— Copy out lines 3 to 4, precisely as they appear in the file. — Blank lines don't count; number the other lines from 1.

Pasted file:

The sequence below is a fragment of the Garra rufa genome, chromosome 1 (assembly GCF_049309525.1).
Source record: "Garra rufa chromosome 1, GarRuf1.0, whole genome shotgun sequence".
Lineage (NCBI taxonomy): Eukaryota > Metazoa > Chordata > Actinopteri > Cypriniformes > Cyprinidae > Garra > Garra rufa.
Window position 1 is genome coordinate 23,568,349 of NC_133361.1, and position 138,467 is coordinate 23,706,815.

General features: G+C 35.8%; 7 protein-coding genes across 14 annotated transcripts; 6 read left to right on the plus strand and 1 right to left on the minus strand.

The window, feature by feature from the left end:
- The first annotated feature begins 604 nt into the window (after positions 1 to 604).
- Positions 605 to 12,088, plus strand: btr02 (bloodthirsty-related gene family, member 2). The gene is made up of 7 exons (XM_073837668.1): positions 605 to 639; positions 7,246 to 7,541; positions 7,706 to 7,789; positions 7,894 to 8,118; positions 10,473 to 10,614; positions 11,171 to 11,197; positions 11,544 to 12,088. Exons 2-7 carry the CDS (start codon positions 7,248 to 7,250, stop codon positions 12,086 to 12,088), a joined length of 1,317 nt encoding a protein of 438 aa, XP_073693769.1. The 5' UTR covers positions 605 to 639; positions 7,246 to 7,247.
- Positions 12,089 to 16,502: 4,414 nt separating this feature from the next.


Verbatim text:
Lineage (NCBI taxonomy): Eukaryota > Metazoa > Chordata > Actinopteri > Cypriniformes > Cyprinidae > Garra > Garra rufa.
Window position 1 is genome coordinate 23,568,349 of NC_133361.1, and position 138,467 is coordinate 23,706,815.